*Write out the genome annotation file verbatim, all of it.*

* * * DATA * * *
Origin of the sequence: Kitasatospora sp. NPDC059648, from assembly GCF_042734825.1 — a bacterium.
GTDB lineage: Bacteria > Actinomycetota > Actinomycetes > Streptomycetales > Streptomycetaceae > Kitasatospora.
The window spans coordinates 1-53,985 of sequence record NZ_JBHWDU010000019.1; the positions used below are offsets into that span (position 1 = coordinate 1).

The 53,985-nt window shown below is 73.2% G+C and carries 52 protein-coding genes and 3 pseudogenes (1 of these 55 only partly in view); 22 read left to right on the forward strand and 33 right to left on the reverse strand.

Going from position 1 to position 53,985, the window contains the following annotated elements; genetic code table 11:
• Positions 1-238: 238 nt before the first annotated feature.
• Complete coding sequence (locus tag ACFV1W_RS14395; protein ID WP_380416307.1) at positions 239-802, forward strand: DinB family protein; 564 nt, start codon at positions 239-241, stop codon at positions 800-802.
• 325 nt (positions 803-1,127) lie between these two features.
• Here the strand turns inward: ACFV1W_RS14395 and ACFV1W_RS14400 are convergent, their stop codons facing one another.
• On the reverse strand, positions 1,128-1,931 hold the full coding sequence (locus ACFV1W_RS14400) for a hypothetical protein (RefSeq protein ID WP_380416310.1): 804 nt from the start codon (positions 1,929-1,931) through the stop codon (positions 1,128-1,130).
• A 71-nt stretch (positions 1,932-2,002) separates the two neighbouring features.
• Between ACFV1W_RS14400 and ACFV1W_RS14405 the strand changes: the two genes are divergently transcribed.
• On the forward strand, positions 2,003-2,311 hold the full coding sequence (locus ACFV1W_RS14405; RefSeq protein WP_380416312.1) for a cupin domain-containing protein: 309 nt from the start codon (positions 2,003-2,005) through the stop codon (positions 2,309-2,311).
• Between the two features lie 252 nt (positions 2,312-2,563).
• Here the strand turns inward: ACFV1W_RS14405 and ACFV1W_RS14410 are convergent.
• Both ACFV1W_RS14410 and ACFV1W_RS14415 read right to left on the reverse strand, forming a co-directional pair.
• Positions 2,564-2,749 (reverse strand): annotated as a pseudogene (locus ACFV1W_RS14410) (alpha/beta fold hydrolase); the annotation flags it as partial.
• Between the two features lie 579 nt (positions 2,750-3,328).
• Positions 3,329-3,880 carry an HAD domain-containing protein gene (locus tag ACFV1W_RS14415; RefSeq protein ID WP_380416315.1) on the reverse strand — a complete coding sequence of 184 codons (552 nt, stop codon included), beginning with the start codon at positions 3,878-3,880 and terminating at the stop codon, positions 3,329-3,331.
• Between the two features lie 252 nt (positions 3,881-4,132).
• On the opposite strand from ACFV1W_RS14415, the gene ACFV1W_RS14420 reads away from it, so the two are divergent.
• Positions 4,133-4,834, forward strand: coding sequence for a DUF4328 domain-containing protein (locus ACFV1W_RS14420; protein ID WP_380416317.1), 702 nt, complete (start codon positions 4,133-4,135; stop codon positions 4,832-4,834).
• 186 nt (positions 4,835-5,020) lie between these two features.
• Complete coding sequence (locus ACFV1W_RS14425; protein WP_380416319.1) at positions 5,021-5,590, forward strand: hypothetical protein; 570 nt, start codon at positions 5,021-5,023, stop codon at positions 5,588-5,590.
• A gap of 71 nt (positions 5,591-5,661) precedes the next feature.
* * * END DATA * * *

Origin of the sequence: Kitasatospora sp. NPDC059648, from assembly GCF_042734825.1 — a bacterium.
GTDB lineage: Bacteria > Actinomycetota > Actinomycetes > Streptomycetales > Streptomycetaceae > Kitasatospora.
The window spans coordinates 1-53,985 of sequence record NZ_JBHWDU010000019.1; the positions used below are offsets into that span (position 1 = coordinate 1).

The 53,985-nt window shown below is 73.2% G+C and carries 52 protein-coding genes and 3 pseudogenes (1 of these 55 only partly in view); 22 read left to right on the forward strand and 33 right to left on the reverse strand.

Going from position 1 to position 53,985, the window contains the following annotated elements; genetic code table 11:
• Positions 1-238: 238 nt before the first annotated feature.
• Complete coding sequence (locus tag ACFV1W_RS14395; protein ID WP_380416307.1) at positions 239-802, forward strand: DinB family protein; 564 nt, start codon at positions 239-241, stop codon at positions 800-802.
• 325 nt (positions 803-1,127) lie between these two features.
• Here the strand turns inward: ACFV1W_RS14395 and ACFV1W_RS14400 are convergent, their stop codons facing one another.
• On the reverse strand, positions 1,128-1,931 hold the full coding sequence (locus ACFV1W_RS14400) for a hypothetical protein (RefSeq protein ID WP_380416310.1): 804 nt from the start codon (positions 1,929-1,931) through the stop codon (positions 1,128-1,130).
• A 71-nt stretch (positions 1,932-2,002) separates the two neighbouring features.
• Between ACFV1W_RS14400 and ACFV1W_RS14405 the strand changes: the two genes are divergently transcribed.
• On the forward strand, positions 2,003-2,311 hold the full coding sequence (locus ACFV1W_RS14405; RefSeq protein WP_380416312.1) for a cupin domain-containing protein: 309 nt from the start codon (positions 2,003-2,005) through the stop codon (positions 2,309-2,311).
• Between the two features lie 252 nt (positions 2,312-2,563).
• Here the strand turns inward: ACFV1W_RS14405 and ACFV1W_RS14410 are convergent.
• Both ACFV1W_RS14410 and ACFV1W_RS14415 read right to left on the reverse strand, forming a co-directional pair.
• Positions 2,564-2,749 (reverse strand): annotated as a pseudogene (locus ACFV1W_RS14410) (alpha/beta fold hydrolase); the annotation flags it as partial.
• Between the two features lie 579 nt (positions 2,750-3,328).
• Positions 3,329-3,880 carry an HAD domain-containing protein gene (locus tag ACFV1W_RS14415; RefSeq protein ID WP_380416315.1) on the reverse strand — a complete coding sequence of 184 codons (552 nt, stop codon included), beginning with the start codon at positions 3,878-3,880 and terminating at the stop codon, positions 3,329-3,331.
• Between the two features lie 252 nt (positions 3,881-4,132).
• On the opposite strand from ACFV1W_RS14415, the gene ACFV1W_RS14420 reads away from it, so the two are divergent.
• Positions 4,133-4,834, forward strand: coding sequence for a DUF4328 domain-containing protein (locus ACFV1W_RS14420; protein ID WP_380416317.1), 702 nt, complete (start codon positions 4,133-4,135; stop codon positions 4,832-4,834).
• 186 nt (positions 4,835-5,020) lie between these two features.
• Complete coding sequence (locus ACFV1W_RS14425; protein WP_380416319.1) at positions 5,021-5,590, forward strand: hypothetical protein; 570 nt, start codon at positions 5,021-5,023, stop codon at positions 5,588-5,590.
• A gap of 71 nt (positions 5,591-5,661) precedes the next feature.